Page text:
The Butterfly Effect denotes the idea that when a butterfly flaps its wings it can affect the weather on the other side of the world or more easily close to home. Imagine if a million butterflies came together and flapped their wings in unison. The impact might be felt by politicians in the state capitol or even on Capitol Hill in Washington, D.C.

Concerned butterflies know that politics in the New Millennium is the only game in government. They know that the results of elections determine how and for whose benefit the trillions of dollars in tax money collected by the government is spent. Government only functions on behalf of the average citizen when democracy works. And democracy only works when lots of butterflies flap their wings in unison.

But how do engaged butterflies know when to flap their wings and for whom? Especially since, sly politicians often obscure the facts and mislead or manipulate public opinion. And, labels like conservative, liberal, Republican or Democrat no longer serve to adequately differentiate political agendas.

Smart butterflies have learned to question what politicians say because, unless caught on microphone in an unsuspecting moment, most politicians have refined the art of spinning their agendas to make even the most dysfunctional plan sound reasonable. Smart butterflies know to pay more attention to what politicians have done and with whom they associate than what they say. They realize that the actions taken by politicians generally fall into two categories: progressive or regressive.

Progressive agendas benefit a broad spectrum of society, build cohesive communities, and are constructive by nature. They help society progress by increasing participation in democratic processes; promoting transparency in government; encouraging peaceful resolution of problems; and demonstrating responsibility, integrity, and respect.

In contrast, regressive agendas generally benefit those who are in least need of assistance. They divide society; prove destructive; and foster violence, greed, secrecy, and corruption. They repress participation in democratic processes and retard the intellectual and social growth of communities often through the use of fear mongering and intimidation.

Actions, not individuals, are by nature progressive or regressive. Wise butterflies also know that politicians sometimes cross the line between progressive and regressive, so it is important to determine in which camp a politician spends most of his political capital. This is not that difficult to determine since most politicians trend toward either a progressive or regressive agenda regardless of any avowed political affiliations.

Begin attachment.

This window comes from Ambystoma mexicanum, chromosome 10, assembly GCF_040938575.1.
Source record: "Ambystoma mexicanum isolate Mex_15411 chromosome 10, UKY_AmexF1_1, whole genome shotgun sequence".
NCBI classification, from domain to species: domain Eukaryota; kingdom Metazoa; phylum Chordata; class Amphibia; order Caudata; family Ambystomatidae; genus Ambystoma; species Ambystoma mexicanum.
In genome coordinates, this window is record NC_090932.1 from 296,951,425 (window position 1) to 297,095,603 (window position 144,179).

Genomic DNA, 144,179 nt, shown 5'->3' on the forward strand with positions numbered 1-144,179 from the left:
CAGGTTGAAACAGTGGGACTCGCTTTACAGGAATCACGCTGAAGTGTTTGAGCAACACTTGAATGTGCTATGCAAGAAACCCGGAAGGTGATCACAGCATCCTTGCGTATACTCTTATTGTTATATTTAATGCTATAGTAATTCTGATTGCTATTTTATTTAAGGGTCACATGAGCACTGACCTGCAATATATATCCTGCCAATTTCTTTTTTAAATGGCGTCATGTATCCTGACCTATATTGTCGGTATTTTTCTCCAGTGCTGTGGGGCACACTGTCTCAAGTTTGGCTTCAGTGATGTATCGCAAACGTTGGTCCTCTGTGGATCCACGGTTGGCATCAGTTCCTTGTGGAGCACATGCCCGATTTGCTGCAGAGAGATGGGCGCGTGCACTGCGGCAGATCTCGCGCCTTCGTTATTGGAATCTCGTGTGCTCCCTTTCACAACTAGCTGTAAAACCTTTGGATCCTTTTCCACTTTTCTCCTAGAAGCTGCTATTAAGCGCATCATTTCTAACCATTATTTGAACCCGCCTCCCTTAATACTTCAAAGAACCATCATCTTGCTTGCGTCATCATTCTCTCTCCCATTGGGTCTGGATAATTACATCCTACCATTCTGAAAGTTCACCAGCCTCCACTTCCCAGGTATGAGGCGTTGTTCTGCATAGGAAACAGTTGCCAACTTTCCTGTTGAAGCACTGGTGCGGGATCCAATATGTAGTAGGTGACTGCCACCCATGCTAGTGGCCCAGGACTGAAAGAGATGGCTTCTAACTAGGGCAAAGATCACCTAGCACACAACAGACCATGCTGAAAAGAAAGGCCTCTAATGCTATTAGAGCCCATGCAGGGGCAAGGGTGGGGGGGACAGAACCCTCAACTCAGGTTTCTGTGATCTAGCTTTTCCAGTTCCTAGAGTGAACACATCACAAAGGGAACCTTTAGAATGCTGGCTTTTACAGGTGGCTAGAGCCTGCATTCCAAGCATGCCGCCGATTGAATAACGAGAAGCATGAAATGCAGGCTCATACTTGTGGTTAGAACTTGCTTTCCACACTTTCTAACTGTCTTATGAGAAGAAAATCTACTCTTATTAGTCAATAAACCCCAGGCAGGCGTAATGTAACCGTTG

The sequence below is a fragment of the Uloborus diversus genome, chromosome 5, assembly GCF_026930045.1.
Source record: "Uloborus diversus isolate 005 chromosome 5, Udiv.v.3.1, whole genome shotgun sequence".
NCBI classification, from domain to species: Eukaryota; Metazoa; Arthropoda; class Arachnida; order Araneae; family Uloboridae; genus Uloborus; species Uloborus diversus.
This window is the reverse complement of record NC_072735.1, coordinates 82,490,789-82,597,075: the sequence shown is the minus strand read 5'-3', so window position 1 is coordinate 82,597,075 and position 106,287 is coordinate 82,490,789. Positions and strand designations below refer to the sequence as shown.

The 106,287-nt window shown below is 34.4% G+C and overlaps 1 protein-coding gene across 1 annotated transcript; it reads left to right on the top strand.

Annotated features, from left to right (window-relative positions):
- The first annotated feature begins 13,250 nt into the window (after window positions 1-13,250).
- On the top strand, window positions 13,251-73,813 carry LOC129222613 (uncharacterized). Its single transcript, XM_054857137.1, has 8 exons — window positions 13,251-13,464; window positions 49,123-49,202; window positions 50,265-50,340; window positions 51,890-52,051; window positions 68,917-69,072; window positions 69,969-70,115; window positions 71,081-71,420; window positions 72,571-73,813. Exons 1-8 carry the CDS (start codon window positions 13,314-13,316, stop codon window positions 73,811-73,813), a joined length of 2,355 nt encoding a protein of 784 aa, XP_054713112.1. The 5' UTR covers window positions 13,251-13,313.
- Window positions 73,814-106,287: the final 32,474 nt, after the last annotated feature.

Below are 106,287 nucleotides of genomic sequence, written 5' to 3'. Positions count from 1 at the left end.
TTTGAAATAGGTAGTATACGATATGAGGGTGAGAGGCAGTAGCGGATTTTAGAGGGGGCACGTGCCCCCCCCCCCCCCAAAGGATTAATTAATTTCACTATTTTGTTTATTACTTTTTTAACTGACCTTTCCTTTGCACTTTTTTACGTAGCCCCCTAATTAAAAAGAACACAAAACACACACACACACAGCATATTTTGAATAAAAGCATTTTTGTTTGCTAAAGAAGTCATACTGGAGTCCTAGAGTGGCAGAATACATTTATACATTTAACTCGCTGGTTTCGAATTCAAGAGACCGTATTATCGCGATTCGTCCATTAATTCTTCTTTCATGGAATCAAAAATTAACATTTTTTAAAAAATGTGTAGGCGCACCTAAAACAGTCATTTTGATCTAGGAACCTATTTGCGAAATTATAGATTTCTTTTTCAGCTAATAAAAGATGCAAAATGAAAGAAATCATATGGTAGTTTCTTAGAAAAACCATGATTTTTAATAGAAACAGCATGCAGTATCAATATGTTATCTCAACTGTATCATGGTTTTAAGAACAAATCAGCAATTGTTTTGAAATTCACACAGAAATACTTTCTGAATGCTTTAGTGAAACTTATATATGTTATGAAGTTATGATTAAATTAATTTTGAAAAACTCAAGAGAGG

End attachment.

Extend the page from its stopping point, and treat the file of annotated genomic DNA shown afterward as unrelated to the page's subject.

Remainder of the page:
Luckily, politicians who chose to pursue regressive agendas on one day can just as easily realign their positions with a progressive position the next day. Such a quick shift might be inspired by lots and lots of butterflies taking to the sky to lobby for positive change. Even so, politicians who consistently follow a progressive path are more deserving of support.

In the New Millennium, butterflies who favor vibrant, healthy communities where they are free to thrive and raise their young have discarded outdated political labels that promote partisan bickering and produce little more than gridlock. They reject the banter-based media outlets for fact-based sources that honestly report what policies their elected officials support, and they uncover whether those policies are progressive or regressive. Then these concerned butterflies actively engage in democracy by flapping their wings vigorously in favor of politicians who support progressive policies.

Significant change always begins with one butterfly rising to the occasion followed by another then another until the sky is filled with a brilliantly colored collage of wings flapping in unison for progress. Experience reveals that communities where conditions are conducive to the health and well-being of butterflies are also good for the health and well-being of people, too!


ABOUT THE AUTHOR: Fred Stawitz is a national award winning writer/educator and a recipient of NEA’s A+ for Excellence in Education and the NASA/NSTA Newmast Awards. His latest book Don’t Run Naked Through The Office is due for release in March 2014. He can be contacted at fred@storymakersinc.com.

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